You Have to Not Suck

In order to make it as a newspaper:

At a time when daily newspapers seem to be going away at the rate of
one a week and weeklies are madly cutting to stay afloat, The
Chronicle, which has revenue of approximately $8.5 million a year, has
not laid off anyone, has no plans to do so, and its business is off
just 7 percent in the last three years.

Part of the reason may
have to do with price (free) but there is something else afoot. The
Chronicle is knit into civic and cultural life in Austin to a degree
that may make other newspapers nervous. While other regional news
outlets do house ads and commercials about their connection to the
community, The Chronicle started the South by Southwest conference, its
founders have helped finance local filmmakers, and when you step off
the airplane and see a huge bookstore branded with The Chronicle’s
name, it’s clear that the weekly plays big for its size.

Relentless, inescapable marketing.

A.

3 thoughts on “You Have to Not Suck

  1. Well, there’s that, and also there’s this:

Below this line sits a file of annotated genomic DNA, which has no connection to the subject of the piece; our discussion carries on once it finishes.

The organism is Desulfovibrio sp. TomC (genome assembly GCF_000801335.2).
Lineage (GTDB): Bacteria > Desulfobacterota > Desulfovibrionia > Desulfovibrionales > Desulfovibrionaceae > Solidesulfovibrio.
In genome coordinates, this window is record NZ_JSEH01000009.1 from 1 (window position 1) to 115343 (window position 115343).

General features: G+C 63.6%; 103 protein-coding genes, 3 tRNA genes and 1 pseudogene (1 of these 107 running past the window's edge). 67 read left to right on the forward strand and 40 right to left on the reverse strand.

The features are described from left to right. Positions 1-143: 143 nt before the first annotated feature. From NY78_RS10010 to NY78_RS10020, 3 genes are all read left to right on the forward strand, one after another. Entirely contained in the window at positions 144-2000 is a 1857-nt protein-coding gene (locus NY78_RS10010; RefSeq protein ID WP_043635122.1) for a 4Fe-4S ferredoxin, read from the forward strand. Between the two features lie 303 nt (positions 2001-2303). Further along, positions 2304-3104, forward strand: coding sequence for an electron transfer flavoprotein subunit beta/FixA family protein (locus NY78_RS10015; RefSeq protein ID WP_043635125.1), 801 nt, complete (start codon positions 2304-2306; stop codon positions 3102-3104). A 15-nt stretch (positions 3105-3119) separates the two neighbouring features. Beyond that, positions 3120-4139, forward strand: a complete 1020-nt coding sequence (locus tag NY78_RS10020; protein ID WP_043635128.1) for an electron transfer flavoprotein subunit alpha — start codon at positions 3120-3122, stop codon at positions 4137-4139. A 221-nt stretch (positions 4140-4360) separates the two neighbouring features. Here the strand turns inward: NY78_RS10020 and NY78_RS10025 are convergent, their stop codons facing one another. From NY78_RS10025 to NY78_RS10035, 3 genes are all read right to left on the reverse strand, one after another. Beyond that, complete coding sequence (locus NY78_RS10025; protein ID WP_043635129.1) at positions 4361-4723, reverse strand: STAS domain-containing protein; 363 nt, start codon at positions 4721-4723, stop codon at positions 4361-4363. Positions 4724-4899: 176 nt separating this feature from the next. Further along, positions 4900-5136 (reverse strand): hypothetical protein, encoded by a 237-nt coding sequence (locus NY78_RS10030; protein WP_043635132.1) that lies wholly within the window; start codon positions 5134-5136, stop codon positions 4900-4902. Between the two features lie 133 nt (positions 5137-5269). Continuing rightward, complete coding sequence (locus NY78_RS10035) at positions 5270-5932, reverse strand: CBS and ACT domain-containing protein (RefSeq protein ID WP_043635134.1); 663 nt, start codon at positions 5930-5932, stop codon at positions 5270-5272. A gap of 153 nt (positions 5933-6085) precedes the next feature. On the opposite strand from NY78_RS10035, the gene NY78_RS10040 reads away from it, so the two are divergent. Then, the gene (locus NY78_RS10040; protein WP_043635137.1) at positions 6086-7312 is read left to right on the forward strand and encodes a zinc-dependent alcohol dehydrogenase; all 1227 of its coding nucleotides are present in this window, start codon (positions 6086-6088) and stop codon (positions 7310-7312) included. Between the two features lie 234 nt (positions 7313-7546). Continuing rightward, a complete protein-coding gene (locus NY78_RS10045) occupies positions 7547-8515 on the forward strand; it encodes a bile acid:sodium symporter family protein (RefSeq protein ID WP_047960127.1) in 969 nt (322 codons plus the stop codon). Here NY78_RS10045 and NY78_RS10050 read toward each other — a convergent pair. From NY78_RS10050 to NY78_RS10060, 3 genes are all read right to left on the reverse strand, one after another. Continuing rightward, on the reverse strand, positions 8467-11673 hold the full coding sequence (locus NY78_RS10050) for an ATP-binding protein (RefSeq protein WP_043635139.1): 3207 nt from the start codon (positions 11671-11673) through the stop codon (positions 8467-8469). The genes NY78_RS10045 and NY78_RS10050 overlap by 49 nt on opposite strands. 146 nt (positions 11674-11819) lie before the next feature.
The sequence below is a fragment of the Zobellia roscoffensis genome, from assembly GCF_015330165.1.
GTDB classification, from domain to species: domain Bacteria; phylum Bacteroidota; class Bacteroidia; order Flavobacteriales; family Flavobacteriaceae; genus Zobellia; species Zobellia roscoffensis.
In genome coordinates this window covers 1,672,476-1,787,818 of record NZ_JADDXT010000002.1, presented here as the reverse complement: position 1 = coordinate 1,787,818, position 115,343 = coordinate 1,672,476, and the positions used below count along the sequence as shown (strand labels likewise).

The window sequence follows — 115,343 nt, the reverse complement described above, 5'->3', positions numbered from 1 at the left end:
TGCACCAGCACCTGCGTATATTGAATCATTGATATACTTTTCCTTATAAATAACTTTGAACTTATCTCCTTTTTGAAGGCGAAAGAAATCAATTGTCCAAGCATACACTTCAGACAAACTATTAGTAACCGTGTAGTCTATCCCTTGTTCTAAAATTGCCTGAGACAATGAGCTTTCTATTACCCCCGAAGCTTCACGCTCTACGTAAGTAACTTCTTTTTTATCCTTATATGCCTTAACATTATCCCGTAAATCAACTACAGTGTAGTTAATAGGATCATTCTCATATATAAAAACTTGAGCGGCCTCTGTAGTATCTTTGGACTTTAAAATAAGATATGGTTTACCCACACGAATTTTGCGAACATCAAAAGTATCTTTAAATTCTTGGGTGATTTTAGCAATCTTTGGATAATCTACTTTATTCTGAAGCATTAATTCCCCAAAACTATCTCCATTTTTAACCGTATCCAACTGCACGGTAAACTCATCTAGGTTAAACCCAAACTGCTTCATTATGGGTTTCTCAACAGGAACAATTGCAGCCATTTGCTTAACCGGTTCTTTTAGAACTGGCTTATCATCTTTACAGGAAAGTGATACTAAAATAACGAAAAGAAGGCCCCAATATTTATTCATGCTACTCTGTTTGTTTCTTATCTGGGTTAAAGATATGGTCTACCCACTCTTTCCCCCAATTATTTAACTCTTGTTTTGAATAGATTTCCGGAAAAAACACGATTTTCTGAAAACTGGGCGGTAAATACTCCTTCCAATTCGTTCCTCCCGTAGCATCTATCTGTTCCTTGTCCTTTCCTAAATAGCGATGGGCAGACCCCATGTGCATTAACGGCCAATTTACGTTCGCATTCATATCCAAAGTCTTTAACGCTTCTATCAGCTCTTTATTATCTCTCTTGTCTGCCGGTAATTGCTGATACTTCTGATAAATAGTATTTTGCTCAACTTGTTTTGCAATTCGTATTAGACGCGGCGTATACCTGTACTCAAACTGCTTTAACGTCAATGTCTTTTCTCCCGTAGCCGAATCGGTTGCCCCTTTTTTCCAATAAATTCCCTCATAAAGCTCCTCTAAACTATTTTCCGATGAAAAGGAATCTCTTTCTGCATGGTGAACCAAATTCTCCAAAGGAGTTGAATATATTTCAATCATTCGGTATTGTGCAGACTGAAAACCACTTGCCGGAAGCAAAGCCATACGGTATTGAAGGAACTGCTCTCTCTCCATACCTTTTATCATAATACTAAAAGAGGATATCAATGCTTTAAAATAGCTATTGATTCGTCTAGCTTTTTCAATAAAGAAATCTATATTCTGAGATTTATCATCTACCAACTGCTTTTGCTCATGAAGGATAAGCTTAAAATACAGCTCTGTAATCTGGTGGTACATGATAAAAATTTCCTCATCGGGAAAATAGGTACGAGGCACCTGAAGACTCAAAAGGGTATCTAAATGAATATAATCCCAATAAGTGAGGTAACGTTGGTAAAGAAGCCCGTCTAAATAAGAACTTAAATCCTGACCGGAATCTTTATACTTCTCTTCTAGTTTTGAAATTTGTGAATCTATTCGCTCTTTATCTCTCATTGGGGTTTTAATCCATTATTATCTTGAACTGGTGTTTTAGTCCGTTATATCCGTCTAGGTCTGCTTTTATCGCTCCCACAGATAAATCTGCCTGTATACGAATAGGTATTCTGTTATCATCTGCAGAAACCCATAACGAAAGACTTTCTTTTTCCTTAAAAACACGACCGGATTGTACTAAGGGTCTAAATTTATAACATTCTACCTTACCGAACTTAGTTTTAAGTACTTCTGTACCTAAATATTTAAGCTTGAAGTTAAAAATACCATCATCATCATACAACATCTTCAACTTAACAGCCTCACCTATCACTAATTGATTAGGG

Louis Black, The Chronicle’s editor and founder — along with Nick Barbaro, the paper’s publisher — does not want to tempt the angry media gods. A very conservative person in some regards, he points out that the business has lived on cash flow since the outset andnever has taken on any significant debt or partners. They own The Chronicle’s building and the building where the festival is set up.
    I’m going to go weep silently for awhile.

  2. the fact that the local daily fishwrap was totally in the pockets of the real estate/development crowd and Austin’s far too liberal for that didn’t hurt either

  3. Gosh, you’d think the people that run the Chronicle took, like, How To Run A Successful Business 101 or something! Positive brand name recognition, saturation marketing, reasonable pricing, reasonable profit expectations, sensible debt management, and producing a product that people want.
    Is this really that hard? *Really*?

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